Thanksgiving for runners – a very special day, right? Every year on Thanksgiving I lace up and go for a smooth 13 mile run. A pre “Turkey Burn Run” basically. This year though I will be watching the Thanksgiving Parade in the city (yay) which is why I will skip the run and enjoy the holiday in full affect.
Thanksgiving for runners – what should we eat? It’s not a secret that I’m eating pretty healthy and clean and pay attention on my macros every day. First off: Thanksgiving dieting is a terrible idea. It is a holiday and we should be able to enjoy it without paying too much attention on our diet, but there are some tricks & tips how to eat healthy and beneficial as a runner.
Best Foods To Eat On Thanksgiving
#1 Beets: Rich in nitrates beets is the perfect side for a amazing Thanksgiving for runners. Our body converts nitrates to nitrites a precursor for nitric oxide. Pretty awesome because beet dilates blood vessels and therefore aids in the delivery of blood and oxygen to working muscles. As an important role in a lot of intracellular processes such as muscle contraction beet does only good for you on Thanksgiving. I take beet capsules all year long as part of my supplementation by the way. It helps my running economy because it is altering the energy cost of running.
#2 Cranberry: Make sure that this super fruit is part of your Thanksgiving dish. With only 50 calories per cup this fiber-rich side for your Turkey will fill you up without making you feel that you have eaten too much. Eating healthy on Thanksgiving will be so much fun. You will see how amazing you’ll feel after eating only healthy food.
#3 Broccoli and brussel sprouts: Greens, Greens, Greens. I love both of them and they have a very special place on my diet plan every week not only on Thanksgiving. Broccoli and brussel sprouts have a lot of benefits: They contain a host of valuable metabolites, which are effective in chemoprevention of cancer; contain disease-fighting and immune-boosting phytonutrients; and are rich in essential nutrients like vitamin A, vitamin C, and folic acid. Roast some brussel sprouts and serve them alongside the Turkey. Broccoli goes very well as a regular side or in a soup.
#4 Kale: Are you ready for some calcium? Kale is one of my favorites Thanksgiving dishes because it offers a lot of calcium, iron and potassium. All pretty important nutrients for runners. With only 33 calories per cup Kale should definitively be on your shopping list for your Thanksgiving meal for runners.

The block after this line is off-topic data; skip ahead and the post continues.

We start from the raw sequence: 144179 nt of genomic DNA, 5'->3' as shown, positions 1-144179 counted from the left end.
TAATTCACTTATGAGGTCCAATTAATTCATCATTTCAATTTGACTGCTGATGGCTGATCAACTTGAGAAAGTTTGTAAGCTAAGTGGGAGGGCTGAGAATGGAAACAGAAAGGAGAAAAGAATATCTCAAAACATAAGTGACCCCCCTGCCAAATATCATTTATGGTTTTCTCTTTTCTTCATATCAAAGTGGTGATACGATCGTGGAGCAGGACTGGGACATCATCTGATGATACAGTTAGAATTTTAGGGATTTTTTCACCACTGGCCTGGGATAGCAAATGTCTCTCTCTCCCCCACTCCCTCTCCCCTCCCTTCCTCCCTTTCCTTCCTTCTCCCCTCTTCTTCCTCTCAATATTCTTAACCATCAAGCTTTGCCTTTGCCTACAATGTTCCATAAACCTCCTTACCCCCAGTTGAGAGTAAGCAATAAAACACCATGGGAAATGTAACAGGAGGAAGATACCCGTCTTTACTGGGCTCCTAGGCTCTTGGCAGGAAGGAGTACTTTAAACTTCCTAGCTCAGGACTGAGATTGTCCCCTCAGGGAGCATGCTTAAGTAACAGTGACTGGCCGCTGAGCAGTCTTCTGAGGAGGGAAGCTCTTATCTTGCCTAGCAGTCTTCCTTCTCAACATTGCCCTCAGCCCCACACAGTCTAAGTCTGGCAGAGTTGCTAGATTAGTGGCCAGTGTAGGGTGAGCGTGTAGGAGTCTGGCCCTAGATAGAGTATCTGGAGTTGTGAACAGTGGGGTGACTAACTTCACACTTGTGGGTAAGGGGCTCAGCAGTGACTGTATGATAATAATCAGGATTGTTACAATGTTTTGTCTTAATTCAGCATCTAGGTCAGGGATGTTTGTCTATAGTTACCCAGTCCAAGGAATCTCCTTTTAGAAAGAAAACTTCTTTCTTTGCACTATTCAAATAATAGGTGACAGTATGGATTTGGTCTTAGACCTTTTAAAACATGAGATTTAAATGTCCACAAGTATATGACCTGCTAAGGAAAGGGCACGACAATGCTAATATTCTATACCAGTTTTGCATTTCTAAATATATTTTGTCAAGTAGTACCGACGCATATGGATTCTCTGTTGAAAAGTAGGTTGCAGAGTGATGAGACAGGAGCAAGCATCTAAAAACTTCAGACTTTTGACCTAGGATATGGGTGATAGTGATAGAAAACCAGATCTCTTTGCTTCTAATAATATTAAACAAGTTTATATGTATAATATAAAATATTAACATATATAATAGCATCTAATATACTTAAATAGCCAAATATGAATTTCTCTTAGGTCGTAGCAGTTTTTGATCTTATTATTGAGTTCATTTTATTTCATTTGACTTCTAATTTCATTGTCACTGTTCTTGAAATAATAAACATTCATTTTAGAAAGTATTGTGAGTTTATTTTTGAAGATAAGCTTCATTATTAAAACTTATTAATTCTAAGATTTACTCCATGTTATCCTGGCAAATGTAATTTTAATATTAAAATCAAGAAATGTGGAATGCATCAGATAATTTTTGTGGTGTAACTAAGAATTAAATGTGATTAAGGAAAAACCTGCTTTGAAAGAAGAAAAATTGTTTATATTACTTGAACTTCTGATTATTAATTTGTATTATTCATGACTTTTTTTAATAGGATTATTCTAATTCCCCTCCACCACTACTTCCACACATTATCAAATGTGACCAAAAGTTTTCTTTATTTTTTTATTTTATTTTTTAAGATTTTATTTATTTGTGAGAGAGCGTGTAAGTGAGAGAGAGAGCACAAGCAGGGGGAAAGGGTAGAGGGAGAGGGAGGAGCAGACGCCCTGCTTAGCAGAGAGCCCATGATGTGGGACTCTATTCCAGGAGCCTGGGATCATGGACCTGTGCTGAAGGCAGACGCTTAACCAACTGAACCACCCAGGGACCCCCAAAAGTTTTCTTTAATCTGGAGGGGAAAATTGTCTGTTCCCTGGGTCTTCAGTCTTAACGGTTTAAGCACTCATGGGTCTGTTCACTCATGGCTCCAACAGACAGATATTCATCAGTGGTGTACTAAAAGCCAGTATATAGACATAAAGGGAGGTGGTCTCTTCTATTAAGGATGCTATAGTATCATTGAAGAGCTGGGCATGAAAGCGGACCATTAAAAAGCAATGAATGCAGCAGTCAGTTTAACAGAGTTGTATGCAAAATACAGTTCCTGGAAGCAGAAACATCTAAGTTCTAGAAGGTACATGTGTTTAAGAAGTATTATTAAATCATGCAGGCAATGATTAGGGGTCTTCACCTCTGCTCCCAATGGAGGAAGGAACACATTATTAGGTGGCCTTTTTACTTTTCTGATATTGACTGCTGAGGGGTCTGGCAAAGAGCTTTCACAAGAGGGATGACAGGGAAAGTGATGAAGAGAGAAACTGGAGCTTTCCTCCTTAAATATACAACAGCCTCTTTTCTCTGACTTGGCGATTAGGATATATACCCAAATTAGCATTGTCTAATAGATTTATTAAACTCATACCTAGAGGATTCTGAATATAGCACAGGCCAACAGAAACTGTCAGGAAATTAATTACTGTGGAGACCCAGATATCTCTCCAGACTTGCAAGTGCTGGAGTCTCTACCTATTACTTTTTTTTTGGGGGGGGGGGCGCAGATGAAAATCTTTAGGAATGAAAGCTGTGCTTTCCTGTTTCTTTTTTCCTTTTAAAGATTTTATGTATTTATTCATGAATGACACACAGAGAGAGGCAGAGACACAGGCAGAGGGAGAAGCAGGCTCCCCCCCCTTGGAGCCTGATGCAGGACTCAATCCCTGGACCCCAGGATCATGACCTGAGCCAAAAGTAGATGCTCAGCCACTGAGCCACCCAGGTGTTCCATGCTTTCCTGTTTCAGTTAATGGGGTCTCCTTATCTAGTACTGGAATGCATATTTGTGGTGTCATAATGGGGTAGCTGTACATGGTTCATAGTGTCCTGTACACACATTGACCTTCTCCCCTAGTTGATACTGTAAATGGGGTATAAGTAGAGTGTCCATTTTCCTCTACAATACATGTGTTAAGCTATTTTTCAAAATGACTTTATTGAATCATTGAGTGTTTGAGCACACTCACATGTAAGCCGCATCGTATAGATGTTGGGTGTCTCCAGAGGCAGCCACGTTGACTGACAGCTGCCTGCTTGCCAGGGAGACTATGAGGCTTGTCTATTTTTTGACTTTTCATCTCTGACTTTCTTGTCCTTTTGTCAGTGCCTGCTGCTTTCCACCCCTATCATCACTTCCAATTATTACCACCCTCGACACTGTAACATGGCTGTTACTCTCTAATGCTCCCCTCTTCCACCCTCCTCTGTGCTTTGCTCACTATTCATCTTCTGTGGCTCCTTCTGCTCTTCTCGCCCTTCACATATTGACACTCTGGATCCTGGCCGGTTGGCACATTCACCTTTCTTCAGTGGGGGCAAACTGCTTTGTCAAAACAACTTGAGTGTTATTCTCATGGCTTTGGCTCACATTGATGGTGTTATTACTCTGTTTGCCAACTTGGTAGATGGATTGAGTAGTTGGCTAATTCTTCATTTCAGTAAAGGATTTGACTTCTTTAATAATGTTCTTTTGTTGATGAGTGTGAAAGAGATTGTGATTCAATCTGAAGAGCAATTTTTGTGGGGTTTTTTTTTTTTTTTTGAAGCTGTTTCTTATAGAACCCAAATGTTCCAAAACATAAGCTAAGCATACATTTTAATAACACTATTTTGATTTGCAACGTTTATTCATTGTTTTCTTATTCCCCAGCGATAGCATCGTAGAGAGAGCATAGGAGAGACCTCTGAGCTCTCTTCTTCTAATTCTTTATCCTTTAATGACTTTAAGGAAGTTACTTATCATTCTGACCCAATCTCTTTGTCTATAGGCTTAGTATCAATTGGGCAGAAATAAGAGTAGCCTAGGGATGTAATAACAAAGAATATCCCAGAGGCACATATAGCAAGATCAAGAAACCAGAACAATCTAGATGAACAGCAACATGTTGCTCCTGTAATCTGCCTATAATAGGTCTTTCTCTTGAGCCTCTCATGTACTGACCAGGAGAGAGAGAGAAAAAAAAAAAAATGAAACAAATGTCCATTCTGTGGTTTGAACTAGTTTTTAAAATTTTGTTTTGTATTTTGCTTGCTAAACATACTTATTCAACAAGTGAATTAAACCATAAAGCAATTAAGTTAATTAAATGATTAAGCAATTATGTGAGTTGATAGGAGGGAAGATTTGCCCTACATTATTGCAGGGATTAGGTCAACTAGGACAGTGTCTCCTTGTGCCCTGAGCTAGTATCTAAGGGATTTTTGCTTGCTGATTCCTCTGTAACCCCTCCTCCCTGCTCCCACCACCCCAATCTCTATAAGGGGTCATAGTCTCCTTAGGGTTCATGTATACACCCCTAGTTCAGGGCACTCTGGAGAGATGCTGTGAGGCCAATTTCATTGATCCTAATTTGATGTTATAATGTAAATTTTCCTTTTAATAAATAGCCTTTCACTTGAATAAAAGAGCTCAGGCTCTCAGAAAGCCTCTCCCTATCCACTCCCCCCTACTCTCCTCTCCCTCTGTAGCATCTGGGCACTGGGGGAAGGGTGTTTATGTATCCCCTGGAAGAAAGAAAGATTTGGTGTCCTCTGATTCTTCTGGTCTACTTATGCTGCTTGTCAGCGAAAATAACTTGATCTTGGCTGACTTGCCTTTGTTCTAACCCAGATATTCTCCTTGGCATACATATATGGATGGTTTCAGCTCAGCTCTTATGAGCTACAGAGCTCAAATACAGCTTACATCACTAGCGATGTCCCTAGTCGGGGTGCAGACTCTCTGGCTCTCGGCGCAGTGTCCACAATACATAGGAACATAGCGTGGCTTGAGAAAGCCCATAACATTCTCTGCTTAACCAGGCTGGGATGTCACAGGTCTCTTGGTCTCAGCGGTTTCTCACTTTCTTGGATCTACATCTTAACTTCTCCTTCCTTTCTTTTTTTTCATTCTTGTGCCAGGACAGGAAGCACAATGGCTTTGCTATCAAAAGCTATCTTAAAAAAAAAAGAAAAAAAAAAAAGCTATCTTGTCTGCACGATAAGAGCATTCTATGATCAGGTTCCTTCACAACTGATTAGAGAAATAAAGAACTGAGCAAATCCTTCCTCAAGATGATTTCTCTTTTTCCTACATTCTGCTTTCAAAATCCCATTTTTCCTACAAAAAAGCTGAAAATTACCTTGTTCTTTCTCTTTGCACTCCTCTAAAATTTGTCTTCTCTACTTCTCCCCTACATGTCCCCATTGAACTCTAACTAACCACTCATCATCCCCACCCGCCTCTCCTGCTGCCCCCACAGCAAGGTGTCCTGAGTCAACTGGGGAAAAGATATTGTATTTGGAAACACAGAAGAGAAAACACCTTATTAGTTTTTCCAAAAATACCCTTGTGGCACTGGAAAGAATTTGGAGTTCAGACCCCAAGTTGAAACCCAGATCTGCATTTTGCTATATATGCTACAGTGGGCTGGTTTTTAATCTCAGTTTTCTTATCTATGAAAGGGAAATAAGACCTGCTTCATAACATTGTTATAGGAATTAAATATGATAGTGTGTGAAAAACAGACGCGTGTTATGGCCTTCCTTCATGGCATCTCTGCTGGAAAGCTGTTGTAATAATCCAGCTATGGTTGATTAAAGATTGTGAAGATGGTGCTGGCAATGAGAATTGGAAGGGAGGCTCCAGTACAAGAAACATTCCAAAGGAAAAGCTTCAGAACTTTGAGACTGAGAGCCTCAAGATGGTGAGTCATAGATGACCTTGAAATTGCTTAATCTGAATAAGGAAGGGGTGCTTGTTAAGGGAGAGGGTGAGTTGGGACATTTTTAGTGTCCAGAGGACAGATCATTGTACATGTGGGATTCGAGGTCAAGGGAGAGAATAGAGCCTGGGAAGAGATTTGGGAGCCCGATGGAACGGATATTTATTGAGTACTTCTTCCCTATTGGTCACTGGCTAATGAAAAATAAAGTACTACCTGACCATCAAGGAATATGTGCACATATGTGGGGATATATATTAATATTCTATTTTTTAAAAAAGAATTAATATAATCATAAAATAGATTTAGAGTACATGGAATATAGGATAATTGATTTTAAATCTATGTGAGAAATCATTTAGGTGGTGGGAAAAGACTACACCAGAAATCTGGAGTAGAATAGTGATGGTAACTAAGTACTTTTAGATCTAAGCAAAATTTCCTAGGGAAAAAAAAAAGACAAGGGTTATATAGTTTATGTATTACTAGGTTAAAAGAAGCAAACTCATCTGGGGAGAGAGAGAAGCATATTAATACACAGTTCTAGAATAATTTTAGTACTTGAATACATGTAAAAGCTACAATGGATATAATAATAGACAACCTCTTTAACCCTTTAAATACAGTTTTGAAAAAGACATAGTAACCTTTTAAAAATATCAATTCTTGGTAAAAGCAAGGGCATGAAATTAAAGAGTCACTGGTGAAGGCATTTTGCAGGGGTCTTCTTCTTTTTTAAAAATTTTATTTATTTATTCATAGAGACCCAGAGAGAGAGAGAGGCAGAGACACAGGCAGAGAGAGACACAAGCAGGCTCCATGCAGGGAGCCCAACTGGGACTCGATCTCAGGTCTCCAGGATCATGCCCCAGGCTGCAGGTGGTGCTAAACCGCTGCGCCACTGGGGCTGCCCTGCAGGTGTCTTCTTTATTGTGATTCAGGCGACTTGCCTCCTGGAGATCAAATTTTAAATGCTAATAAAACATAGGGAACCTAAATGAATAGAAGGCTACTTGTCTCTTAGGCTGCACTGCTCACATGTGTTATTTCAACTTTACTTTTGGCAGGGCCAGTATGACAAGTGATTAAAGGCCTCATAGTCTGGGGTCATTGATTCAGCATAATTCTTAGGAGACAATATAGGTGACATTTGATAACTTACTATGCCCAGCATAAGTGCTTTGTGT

#5 Sweet potatoes: Leave the butter in the fridge, don’t add sugar or marshmallows and enjoy one of the best carbohydrates for runners on Thanksgiving. It’s a great side dish for your turkey and goes well with everything listed so far.
#6 The Turkey: You may know that as a runner your protein intake has to be much higher than the rest of the people you are surrounded with on Thanksgiving. So don’t feel bad eating an extra portion of the delicious meat. Actually the protein helps you with muscle recovery, bone-boosting phosphorus, and all-important zinc (it’s hard to find a body process or body structure that isn’t impacted in some way by zinc). Your Thanksgiving turkey will be amazing when it comes to your protein intake for the day. Just make sure not to eat the high in calorie skin of the bird.
Here is an overview of what Turkey offers for you nutrition wise:
3 oz turkey light meat, skinless, roasted:
134 calories, 25 g protein, 3 g fat (0.9 g saturated), 259 mg potassium, 1 mg iron, 1.7 mg zinc, 59 mg cholesterol
What about alcohol on Thanksgiving?
Do everything in moderation. That is what I always recommend. I wrote an article about how alcohol affects your performance earlier this year and basically it is all about the right amount. I may have one or two glasses of white wine for dinner. I’m not a huge drinker anyways. But even if you feel like drinking on Thanksgiving – you work hard all year long. Do whatever makes you feel happy and comfortable. Happy Thanksgiving everyone!